The Soviet Union’s invasion of Afghanistan was primarily motivated by geopolitical interests in the region. Another obvious factor in the decision was related to the soft power commitments of socialist ideology, which predisposed the Soviet Union to safeguard a friendly régime. After all, in the zero-sum game between both Cold War superpowers, one ally lost almost certainly meant an enemy gained. At this stage, however, a key historiographical problem arises. This is namely the profound difficulty of disentangling the two motives. Was raison d’état or ideology a more important factor in shaping the thinking of Soviet strategists in the late Cold War? It does not help that the Politburo was inherently secretive and opaque, leaving behind very few reliable records of the group’s conversations. In practice, however, both motives were inextricably mixed. Soviet foreign policy, as Stalin had designed it, embodied this ambiguous approach. Explained Ronald Suny: “In a circular way ideology was subordinated to state interests, but interests were understood in terms of ideology.” It is imperative to note that the Soviet Union was ideologically-bound to the socialist régime in Kabul. At their core, the Politburo’s aims were primarily statist. But the Soviets acted as self-interested international players, concerned with advancing the USSR’s own position in the Cold War contest.
The People’s Democratic Party of Afghanistan (PDPA) was a Soviet-backed Marxist group. They had come to power through a putsch in April 1978.  Directly after their ‘April Revolution’ it became clear that the communist and, hence, atheistic island of Kabul—surrounded by an overwhelmingly Muslim ocean—would need Moscow’s support in order to survive. President Nur Mohammad Taraki understood this crucial fact. He made numerous desperate demands for his benefactors to send in direct military support to Afghanistan—up to six times in one recorded dialogue. The conservative Islamic rebels, named Mujahideen (soldiers of God), increasingly threatened Taraki’s besieged government. For quite some time, the Soviet leadership was unwilling to commit itself to sending any more than token military advisors and some weapons to Afghanistan. This was probably due to Brezhnev’s much reiterated fear of nuclear escalation with the US, at a time when the Strategic Arms Limitation Treaty II (SALT II) had just been concluded. However, détente was by then moribund in all but name. Soviet assertiveness throughout the Third World was partly to blame, but Afghanistan was the last nail in the coffin.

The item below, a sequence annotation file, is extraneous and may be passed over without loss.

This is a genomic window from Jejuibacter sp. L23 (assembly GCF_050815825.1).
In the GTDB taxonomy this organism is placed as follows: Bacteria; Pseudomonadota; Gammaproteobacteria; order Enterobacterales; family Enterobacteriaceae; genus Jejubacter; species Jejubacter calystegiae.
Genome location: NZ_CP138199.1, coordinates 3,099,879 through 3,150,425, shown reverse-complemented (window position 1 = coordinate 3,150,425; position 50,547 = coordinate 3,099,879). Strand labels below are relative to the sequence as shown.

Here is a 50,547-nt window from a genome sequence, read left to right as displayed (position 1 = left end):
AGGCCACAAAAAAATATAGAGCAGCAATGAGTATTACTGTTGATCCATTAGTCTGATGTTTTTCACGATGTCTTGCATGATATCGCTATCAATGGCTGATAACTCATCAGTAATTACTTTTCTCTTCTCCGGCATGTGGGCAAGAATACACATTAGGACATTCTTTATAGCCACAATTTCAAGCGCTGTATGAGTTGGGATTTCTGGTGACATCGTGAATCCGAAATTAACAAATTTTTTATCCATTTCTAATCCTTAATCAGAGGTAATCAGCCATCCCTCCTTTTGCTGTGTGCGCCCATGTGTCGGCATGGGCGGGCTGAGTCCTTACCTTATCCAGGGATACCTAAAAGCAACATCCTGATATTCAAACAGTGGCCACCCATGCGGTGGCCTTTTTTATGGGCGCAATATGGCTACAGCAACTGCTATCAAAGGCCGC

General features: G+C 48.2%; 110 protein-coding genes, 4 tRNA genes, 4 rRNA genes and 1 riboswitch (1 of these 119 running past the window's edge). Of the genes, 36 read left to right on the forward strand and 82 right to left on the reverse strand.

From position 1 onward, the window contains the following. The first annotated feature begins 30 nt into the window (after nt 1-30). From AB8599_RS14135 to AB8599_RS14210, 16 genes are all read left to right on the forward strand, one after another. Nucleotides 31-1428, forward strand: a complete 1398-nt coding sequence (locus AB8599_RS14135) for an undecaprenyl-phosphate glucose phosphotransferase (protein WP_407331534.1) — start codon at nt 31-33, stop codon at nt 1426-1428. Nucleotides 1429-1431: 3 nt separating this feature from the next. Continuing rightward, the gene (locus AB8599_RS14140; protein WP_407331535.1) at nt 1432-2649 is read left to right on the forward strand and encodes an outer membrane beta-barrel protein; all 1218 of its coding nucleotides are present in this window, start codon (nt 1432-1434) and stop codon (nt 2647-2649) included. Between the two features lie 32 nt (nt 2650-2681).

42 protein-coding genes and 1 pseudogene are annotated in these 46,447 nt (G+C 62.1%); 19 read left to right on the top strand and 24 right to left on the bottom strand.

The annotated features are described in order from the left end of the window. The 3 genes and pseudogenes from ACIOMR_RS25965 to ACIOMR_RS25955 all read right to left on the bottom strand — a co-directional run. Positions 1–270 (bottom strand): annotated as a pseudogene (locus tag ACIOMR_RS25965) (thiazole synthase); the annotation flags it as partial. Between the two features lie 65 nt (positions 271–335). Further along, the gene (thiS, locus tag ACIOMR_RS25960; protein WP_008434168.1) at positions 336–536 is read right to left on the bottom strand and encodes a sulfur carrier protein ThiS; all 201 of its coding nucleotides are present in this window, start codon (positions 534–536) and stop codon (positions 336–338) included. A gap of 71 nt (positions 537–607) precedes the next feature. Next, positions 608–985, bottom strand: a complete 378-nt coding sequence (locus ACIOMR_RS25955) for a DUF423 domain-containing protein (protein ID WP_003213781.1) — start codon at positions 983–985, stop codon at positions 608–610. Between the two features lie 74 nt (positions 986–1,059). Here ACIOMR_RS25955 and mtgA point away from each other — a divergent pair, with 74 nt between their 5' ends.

The further deterioration of Afghanistan’s situation in early 1979 moved Moscow’s leadership out of its inertia, and directly into a trap. For example, some twenty Soviet military advisers (out of 1,500 in the country) were publicly lynched and mutilated by angry mobs in the city of Heart. From then on, the attempt to create an Afghan satellite state was justified in Marxist-Leninist terms of the Soviet Union’s ‘internationalist duty’ towards friendly neighbours. In a telephone conversation to Taraki, Soviet Premier Aleksei Kosygin soothed his besieged counterpart thus: “We are comrades and are waging a common struggle and that is why we should not stand on ceremony with each other. Everything must be subordinate to this [relationship].” The Soviet Union’s 1978 ‘Treaty of Cooperation and Good-Neighbourliness’ with Afghanistan served as the official pretext to intervene militarily in that country. Behind the comradely rhetoric, though, were the obvious strategic benefits of the deployment.